There's a common theme pushed by Republicans and Libertarians alike: the notion that the Free Market (hallowed by thy name) will automatically correct itself when problems arise. If wages are too low, workers will switch jobs to companies that pay more. If a company puts out a bad product, engages in monopolistic tactics or uses environmentally unfriendly practices, companies with better standards will gain the advantage and edge out the offending business.
The problem, argue these Free Market proponents, is that the government intervenes before the market can correct itself. The government then imposes costly and impractical solutions rather than allowing the natural evolutionary process to complete. So we end up with businesses that lose money and productivity, showing more concern for appeasing the government than putting out good product.
It sounds very rational, doesn't it? Very compelling. The problem is that history doesn't support it. The world has had countless opportunities for pure market conditions to flourish, and in every instance it has created an environment that gave us the wisdom of caveat emptor: let the buyer beware.
"Not so!" cry the clerics of the Church of the Free Market. "There has never been a true free market! Government has always meddled!" Perhaps this is so. But how long do you allow an experiment in free market environments to continue before you declare it a failure and institute some controls? Is it akin to our Glorious Leader telling us Iraq will be a success in the next six months for four years in a row? Britain tried it, and was forced to institute controls. France and Germany tried it, and they had to impose government restrictions on business practices. Russia embraced capitalism as enthusiastically as anyone after the fall of the Soviet Union, and the subsequent abuses are practically the stuff of legend so they've been instituting government controls. China is the latest newcomer to the capitalist scene and our news is filled with all sorts of complaints about the life-threatening consequences of their corner-cutting practices, all hallmarks of a free market environment. Are we boycotting Chinese goods? Are Chinese businesses going to feel the heat and correct themselves? No, they're going to take their chances and push their profits until their government forces them to behave. That is what free markets do. They always have, and until human nature changes, they always will.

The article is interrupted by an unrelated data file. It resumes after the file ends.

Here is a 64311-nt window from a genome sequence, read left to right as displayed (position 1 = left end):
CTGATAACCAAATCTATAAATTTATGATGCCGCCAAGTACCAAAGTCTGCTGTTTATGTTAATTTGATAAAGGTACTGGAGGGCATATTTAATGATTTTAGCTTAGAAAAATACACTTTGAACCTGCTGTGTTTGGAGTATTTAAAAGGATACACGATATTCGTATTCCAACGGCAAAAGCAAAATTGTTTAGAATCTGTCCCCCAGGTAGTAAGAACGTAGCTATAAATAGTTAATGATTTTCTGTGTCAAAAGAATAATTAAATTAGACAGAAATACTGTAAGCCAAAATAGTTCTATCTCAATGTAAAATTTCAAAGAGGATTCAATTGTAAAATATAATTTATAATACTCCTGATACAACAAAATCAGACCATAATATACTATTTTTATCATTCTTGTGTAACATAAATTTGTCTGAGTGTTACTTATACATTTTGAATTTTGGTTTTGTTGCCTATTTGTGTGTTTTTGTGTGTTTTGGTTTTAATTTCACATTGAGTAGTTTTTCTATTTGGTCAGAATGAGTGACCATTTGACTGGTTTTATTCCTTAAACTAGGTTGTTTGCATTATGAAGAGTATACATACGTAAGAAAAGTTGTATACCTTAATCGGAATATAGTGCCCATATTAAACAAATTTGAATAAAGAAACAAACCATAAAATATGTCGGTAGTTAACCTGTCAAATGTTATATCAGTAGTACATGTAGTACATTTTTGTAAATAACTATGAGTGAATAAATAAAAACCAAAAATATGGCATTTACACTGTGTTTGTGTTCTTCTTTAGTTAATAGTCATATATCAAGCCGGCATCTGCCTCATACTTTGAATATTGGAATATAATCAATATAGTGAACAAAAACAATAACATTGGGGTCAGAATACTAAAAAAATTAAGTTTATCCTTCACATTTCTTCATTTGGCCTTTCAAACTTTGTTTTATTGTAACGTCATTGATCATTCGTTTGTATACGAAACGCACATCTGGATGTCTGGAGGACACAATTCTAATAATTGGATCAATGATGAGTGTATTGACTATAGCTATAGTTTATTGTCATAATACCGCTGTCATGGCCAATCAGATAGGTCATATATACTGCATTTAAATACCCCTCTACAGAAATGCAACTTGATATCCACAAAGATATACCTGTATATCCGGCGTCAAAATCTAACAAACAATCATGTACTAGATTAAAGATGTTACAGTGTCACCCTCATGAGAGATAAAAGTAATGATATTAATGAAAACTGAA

So Free Market religionists will complain about things like mandatory minimum wage increases and talk about individual responsibility. They'll predict doom and gloom for everyone because of minimum wage. But the evidence is against them; just ask Oregon how badly they're hurting because of minimum wage.